Professor Stephen Powis, NHS Medical Director, comments: “Callous firms looking to maximise profits by pushing products that fly in the face of official advice is outright dangerous and has rightly been banned.”
March 8th 2020: In U.S., Dr Fauci tells a TV show: “There’s no reason to be walking around with a mask. When you’re in the middle of an outbreak, wearing a mask might make people feel a little bit better, and it might even block a droplet, but it’s not providing the perfect protection that people think that it is, and often there are unintended consequences: people keep fiddling with the mask and they keep touching their face.”
March 11th 2020: Dr. Jenny Harries, England’s Deputy Chief Medical Officer, tells Prime Minister Boris Johnson in a TV interview that wearing face masks is “not a good idea” and “could increase risk of infection… you can actually trap the virus in the mask and start breathing it in”.
March 23rd 2020: U.K. enters lockdown.
March 26th 2020: The World Health Organisation (WHO) tweets: “If you do not have any respiratory symptoms… you do not need to wear a medical mask. When used alone, masks can give you a false feeling of protection and can even be a source of infection when not used correctly.”
April 3rd 2020: England’s Deputy Chief Medical Officer Jonathan Van Tam tells a televised briefing: “We do not recommend face masks for general wearing.“
April 3rd 2020: Professor Jason Leitch (Scotland’s Clinical Director) makes an unequivocal statement that, “The global evidence is masks in the general population don’t work.“
April 6th 2020: WHO publishes new guidance stating “the wide use of masks by healthy people in the community setting is not supported by current evidence and carries uncertainties and critical risks”.
April 7th 2020: SAGE meeting reports that NERVTAG (New and Emerging Respiratory Virus Threats Advisory Group, an expert committee of the Department of Health and Social Care) had concluded that “increased use of masks would have minimal effect (in terms of preventing the uninfected general population from becoming infected)”.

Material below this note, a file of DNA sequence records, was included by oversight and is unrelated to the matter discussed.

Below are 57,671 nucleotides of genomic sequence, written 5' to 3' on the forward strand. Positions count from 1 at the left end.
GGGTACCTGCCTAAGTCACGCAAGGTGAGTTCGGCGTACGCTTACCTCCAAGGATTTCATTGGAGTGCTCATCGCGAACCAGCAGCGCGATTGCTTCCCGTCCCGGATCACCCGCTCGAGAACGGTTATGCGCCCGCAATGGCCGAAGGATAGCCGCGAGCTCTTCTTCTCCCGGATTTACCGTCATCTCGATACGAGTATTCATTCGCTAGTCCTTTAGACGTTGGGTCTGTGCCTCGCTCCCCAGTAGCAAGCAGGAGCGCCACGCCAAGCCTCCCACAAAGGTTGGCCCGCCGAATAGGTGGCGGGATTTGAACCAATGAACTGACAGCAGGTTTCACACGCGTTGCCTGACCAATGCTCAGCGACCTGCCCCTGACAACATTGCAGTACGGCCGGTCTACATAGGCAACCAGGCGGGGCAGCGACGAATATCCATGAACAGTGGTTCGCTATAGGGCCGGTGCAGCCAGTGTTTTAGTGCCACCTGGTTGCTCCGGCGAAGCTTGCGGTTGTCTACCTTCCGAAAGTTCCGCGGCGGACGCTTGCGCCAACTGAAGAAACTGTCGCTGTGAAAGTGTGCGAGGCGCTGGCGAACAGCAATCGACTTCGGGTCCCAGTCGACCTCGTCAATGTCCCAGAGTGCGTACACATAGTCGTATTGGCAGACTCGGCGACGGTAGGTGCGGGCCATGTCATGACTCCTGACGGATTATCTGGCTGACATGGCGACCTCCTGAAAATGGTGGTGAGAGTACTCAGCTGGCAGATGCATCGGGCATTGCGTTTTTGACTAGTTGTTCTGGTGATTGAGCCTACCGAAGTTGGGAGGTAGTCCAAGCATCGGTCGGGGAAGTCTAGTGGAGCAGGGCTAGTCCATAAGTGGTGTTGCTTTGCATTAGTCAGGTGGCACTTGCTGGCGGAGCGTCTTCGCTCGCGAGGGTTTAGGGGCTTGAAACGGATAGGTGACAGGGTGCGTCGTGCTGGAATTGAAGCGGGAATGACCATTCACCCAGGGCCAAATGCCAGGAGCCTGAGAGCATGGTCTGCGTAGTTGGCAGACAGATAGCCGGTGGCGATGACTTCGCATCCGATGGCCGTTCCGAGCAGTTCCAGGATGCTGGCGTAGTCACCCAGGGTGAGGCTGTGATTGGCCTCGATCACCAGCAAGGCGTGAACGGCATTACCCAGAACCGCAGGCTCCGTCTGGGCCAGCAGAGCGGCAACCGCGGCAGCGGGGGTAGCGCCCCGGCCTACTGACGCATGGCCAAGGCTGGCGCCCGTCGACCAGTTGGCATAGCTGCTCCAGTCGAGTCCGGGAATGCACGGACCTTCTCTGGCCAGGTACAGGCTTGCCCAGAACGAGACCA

April 7th 2020: ‘Rapid review on face masks for the general population‘ paper for the British Government finds “mixed and low quality evidence on use of face masks to prevent community transmission of respiratory illnesses”.
April 9th 2020: SAGE asks NERVTAG to produce another report on masks for the next SAGE meeting, “including any behavioural aspects related to the use of masks”.
April 13th 2020: NERVTAG publishes its new report, called ‘Face masks in the community‘, which concludes “overall there is insufficient evidence to recommend universal use of face masks in the community. In the short term, widespread community facemask use is likely to have a significant impact on the ability of the NHS to purchase sufficient masks for health care workers”.
April 16th 2020: Transport Secretary Grant Shapps tells ITV that wearing masks would be “counterproductive… the suggestions people would make their own masks, whether it’s clothing and that sort of thing which doesn’t really provide that much protection. Secondly, the way people take it off can sometimes do the reinfection. Thirdly it can provide a false sense of security.”
April 16th 2020: A SAGE meeting is presented with NERVTAG’s ‘Face masks in the community’ report for decision on community-wide use of masks. SAGE commits to producing “revised advice on masks in the week commencing April 20th”.
April 20th 2020: SPI-B (sub-group of SAGE providing behavioural science advice) submits paper to SAGE on effectiveness of masks in community settings. There is no strong endorsement of masks and indeed many concerns are raised, including “touching facemasks when wearing them or taking them off and putting them on surfaces after taking them off, all of which could contaminate hands and fomites and lead to viral transmission”, “people may feel falsely reassured by wearing facemasks and so pay less attention to other behaviours that reduce viral transmission”, and “consideration of an ‘exit strategy’ for masks – determining and articulating at what point would they no longer be recommended?”